His White House tenure was brief — completing the second term of the disgraced Richard Nixon — and he failed by the narrowest of margins towin election on his own in 1976. His biggest decision was pardoning Nixon; most of the rest of his time in office was spent on embarrassments such as the Whip Inflation Now effort. Still, Gerald Ford, who died late Tuesday at 93, was the Necessary President.
History has repaid his essential kindliness by writing a kind chapter about his public service. He was both more substantive (and athletic) than all the comedy sketches of his pratfalls indicated. His clumsy comment in a televised debate that Eastern Europe was not dominated by the Soviet Union — together with The Pardon — may have cost him the election to Jimmy Carter. We like to think he meant the spirit of Eastern Europeans was indomitable even through their long oppression by Moscow, and in that observation he was prescient.
If he needed an internal editor, that would not have been enough for two unstable, gun-wielding Americans — one in Sacramento, the other here in San Francisco — who wanted him dead. He brushed off the assassination attempts with panache, going forward into the life of a model former president, never criticizing his successors, never trying to interfere with their conduct of foreign affairs.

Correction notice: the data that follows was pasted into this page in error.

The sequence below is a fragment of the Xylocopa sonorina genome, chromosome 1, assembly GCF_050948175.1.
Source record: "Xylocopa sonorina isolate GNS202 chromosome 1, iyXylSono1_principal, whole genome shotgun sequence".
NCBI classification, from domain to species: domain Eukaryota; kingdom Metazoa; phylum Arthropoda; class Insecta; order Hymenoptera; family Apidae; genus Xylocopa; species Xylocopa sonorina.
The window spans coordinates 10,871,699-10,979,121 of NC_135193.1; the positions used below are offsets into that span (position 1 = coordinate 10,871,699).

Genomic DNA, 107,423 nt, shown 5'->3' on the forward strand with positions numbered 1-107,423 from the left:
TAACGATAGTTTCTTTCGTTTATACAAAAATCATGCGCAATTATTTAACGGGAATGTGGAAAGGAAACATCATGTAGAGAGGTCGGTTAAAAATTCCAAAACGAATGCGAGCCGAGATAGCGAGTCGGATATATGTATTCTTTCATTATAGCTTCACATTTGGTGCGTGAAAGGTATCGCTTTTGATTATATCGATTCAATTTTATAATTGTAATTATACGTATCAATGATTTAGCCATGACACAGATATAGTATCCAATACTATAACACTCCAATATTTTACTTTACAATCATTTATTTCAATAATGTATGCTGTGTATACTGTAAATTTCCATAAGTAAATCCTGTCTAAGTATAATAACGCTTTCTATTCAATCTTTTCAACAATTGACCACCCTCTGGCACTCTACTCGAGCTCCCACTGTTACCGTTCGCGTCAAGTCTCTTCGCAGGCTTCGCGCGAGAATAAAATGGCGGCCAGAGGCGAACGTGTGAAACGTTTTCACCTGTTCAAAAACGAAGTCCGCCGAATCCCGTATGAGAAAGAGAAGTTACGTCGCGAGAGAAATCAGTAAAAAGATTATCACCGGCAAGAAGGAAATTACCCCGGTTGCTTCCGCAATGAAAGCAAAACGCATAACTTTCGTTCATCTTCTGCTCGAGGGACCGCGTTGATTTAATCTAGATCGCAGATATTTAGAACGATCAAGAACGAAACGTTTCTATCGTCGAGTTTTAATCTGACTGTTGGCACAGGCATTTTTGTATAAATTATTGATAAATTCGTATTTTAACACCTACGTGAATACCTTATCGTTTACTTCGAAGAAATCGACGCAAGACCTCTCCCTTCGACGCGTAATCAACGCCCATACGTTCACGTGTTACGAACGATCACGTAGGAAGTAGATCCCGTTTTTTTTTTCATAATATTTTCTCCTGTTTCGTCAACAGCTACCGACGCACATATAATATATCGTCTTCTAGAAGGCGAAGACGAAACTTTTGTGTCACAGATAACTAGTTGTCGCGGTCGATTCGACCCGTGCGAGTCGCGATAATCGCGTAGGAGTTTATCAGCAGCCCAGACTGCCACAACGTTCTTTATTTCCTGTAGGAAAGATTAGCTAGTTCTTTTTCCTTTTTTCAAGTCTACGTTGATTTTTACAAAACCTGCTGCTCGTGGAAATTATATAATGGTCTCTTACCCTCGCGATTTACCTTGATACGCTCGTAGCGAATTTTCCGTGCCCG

America was torn apart by a decade of conflict over Vietnam, civil rights, the Great Society, Soviet military buildups, raging inflation, Spiro Agnew and Watergate. Ford’s healing task was thus monumental, perhaps even impossible. Yet he soothed the nation in his own awkward way just long enough for the heated passions of his era to cool so a hurting nation could move on. For that, America says thank you, Gerry Ford, and Godspeed.
Get ready for higher bridge tolls
If you motor into The City, or cross other bridges around the Bay Area, you’ve probably seen the notices on those big, electronic information boards. As of Jan. 1, tolls on the Bay Bridge will increase from $3 to $4. Outbound drivers will be nicked another buck onother local bridges. (FasTrak drivers get a month’s reprieve.)
If you’re a daily commuter, the new tolls can add significant sums to your monthly budget, and for that you may be inclined to gripe at Gov. Arnold Schwarzenegger, who, authorizing the new tolls, resisted appeals to spread the mounting costs of all those upgrades to taxpayers throughout the state.
We can’t fault him. User fees do constitute the fairest means of financing public services. Indeed, we would entertain the prospect of implementing congestion pricing — higher tolls during the higher traffic hours — in order regulate traffic flows better. Inasmuch as incomprehensible metering decisions seem to have the opposite effect, something needs to be done.